Retaining walls

Discussion in 'Starting a Lawn Care Business' started by dewos, Feb 19, 2007.

  1. dewos

    dewos LawnSite Member
    Posts: 189

    HOw much to charge for the retaining wall? Does everyone put a dirt mix of sand in between the wall and land and lean in back some?
     
  2. lawnpro724

    lawnpro724 LawnSite Silver Member
    Posts: 2,201

    most retaining walls are staggard backwards to keep them from falling over and then you back fill behind them for support. Depending how big of a wall your doing you will first need to dig a trench 10"-12" deep and poor a concrete base to place the wall on if its going to be a small wall that isn't going to be supporting or load bearing wall you can use paving base sand for the wall foundation. When building the wall make sure you stagger the bricks so that they are offset over the seem for stabillity. You will need to figure up your costs for materials, labor before you can determine cost.
     
  3. daveintoledo

    daveintoledo LawnSite Silver Member
    Posts: 2,587

    not something you should just go and try with no knowledge of the construction.... and how to produce proper drainage, if you really dont know what you are doing, sub it out to a professional or it will fall down in a year...
     
  4. JKOOPERS

    JKOOPERS LawnSite Bronze Member
    Posts: 1,259

  5. dewos

    dewos LawnSite Member
    Posts: 189

    The wall isn't very tall but I have done mine at my house but never did one for money. I didn't use concrete i just dug a 10" hole made sure it was level and places my first row down the staggered. should i have a concrete base. mine I have done about 4 years ago its still standing.
     
  6. txgrassguy

    txgrassguy LawnSite Gold Member
    Posts: 3,083

    Depending upon the type of sub-strait, the going rate for wall construction in my neck of the woods is about $5.00/linear foot.
    Above five feet high the cost goes up.
    Footers for the wall do not need to be concrete, but if you haven't built a wall before there are a ton of things to watch out for.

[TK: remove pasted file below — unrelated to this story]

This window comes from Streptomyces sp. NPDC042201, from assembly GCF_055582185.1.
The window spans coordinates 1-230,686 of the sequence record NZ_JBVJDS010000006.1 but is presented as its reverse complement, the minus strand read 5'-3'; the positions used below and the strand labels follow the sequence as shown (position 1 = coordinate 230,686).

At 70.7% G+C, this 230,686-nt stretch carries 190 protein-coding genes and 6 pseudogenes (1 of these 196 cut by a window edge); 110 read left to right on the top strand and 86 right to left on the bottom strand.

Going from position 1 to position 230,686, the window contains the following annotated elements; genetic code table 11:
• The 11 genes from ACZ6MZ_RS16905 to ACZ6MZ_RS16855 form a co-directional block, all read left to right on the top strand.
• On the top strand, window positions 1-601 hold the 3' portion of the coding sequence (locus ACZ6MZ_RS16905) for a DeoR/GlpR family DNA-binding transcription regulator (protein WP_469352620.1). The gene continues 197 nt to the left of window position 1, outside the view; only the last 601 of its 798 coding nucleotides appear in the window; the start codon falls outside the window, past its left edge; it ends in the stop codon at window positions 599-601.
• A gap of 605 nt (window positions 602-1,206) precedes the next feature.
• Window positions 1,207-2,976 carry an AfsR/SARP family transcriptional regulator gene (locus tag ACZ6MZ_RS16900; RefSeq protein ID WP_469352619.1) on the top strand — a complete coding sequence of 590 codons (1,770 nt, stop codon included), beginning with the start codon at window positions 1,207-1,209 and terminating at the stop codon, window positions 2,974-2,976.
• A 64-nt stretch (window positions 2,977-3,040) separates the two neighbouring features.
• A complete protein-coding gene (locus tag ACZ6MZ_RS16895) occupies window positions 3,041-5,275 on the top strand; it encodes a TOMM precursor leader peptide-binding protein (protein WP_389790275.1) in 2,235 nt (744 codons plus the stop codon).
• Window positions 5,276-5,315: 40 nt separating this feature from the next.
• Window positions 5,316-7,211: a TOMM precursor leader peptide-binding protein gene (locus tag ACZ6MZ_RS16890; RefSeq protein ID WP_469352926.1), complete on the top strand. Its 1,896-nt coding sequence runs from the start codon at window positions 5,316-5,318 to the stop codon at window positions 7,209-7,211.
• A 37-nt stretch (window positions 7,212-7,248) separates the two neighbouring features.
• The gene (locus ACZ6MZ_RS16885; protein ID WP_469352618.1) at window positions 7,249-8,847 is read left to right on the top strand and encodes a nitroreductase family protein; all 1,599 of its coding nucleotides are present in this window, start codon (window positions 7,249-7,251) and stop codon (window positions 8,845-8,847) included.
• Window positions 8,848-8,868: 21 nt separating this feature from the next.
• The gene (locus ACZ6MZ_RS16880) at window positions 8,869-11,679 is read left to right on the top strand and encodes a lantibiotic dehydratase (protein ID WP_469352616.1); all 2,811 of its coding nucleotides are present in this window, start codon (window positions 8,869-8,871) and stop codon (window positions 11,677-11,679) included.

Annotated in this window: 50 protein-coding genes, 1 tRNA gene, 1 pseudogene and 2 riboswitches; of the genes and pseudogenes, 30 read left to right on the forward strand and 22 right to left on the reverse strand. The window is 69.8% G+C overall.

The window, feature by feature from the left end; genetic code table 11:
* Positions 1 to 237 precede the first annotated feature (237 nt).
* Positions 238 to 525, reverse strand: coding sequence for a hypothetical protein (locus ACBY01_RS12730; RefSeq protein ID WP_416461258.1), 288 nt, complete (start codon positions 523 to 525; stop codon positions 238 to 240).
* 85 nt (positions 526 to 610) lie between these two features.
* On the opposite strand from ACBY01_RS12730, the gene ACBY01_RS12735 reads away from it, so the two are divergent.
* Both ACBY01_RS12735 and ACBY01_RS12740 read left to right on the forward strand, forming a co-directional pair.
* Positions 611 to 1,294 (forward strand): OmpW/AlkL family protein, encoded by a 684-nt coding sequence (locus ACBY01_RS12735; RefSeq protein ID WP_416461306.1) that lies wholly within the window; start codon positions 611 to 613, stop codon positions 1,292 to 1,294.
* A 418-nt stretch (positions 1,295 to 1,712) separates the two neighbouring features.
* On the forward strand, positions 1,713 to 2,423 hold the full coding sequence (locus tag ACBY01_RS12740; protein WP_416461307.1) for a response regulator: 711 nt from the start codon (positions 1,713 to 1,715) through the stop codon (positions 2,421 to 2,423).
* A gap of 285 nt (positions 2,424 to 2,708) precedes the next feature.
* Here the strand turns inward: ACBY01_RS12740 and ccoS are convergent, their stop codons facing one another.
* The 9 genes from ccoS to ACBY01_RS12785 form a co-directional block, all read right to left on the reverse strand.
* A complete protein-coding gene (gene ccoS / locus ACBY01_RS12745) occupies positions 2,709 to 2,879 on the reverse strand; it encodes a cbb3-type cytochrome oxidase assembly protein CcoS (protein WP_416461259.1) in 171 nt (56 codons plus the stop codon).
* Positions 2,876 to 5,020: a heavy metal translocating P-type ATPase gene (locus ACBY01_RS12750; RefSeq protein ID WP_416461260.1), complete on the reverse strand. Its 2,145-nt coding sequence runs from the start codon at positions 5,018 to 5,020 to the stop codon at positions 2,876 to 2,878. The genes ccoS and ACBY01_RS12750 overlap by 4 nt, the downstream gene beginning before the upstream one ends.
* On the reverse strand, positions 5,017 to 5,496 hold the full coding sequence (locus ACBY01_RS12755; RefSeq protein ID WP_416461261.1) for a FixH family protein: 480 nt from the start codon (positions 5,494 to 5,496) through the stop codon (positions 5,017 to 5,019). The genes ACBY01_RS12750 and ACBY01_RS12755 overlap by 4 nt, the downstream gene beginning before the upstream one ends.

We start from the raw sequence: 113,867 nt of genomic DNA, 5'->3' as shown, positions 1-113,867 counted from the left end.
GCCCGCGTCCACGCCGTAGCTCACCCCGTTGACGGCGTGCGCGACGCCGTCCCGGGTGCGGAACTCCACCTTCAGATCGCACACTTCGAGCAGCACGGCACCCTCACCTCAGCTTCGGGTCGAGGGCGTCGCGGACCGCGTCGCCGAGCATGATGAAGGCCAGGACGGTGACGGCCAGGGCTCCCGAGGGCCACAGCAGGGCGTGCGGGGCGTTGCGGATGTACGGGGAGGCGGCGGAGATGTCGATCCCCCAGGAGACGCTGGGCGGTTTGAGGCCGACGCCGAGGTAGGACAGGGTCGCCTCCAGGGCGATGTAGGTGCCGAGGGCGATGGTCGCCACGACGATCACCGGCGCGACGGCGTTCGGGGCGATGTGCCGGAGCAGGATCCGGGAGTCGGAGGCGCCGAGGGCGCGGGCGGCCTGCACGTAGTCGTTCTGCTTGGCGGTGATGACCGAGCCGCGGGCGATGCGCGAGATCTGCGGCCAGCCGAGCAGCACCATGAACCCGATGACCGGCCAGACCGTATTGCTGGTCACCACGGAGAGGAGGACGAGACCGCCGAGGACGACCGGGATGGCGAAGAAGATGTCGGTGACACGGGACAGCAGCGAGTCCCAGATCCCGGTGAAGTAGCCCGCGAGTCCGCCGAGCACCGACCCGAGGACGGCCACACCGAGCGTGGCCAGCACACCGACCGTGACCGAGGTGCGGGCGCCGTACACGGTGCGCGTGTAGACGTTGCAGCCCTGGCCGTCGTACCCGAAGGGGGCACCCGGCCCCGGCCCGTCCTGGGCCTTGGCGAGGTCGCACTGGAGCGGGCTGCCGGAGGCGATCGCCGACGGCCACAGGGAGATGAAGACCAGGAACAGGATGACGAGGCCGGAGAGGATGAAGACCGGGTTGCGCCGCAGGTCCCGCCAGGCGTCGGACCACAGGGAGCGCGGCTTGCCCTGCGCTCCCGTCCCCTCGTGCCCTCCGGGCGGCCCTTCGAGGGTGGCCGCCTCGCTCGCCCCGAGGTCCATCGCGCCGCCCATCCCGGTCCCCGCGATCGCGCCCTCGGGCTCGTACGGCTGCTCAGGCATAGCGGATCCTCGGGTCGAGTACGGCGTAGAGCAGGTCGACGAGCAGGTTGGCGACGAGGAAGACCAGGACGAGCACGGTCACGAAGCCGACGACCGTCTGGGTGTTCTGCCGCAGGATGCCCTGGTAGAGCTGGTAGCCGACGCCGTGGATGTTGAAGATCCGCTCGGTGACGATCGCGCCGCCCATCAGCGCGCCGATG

Surf the Pavestone site for more info.
     
  7. Team Green L&L

    Team Green L&L LawnSite Member
    Posts: 5

    I DO NOT recomend doing a retaining wall without the proper training and knowledge. There is a LOT more involved then people think, base prep, geogrid type, global stability factor, batter of wall etc. Also anything over 4' high requires a set of engineers plans (commercial or residential) and that is in all 50 states, some states require anything over 3'. If possible take a class if they are available in your area. You can go to Pavestone or Anchor Walls website and they should have a list of dates and locations for training. You can also take a test to become NCMA certified which we have done. The registration only costs $175.00 which is well worth what you will learn, and save you a lot of headache in the end.
     
  8. 1MajorTom

    1MajorTom Senior Moderator
    Posts: 6,074

    If you read a lot of the threads in the hardscaping forum, you will see there are some really good professionals that have a lot of experience with walls. This is not something that you just jump into and slap together. Do some reading in that forum, and you'll see there is a lot that goes into building a retaining wall correctly.
     

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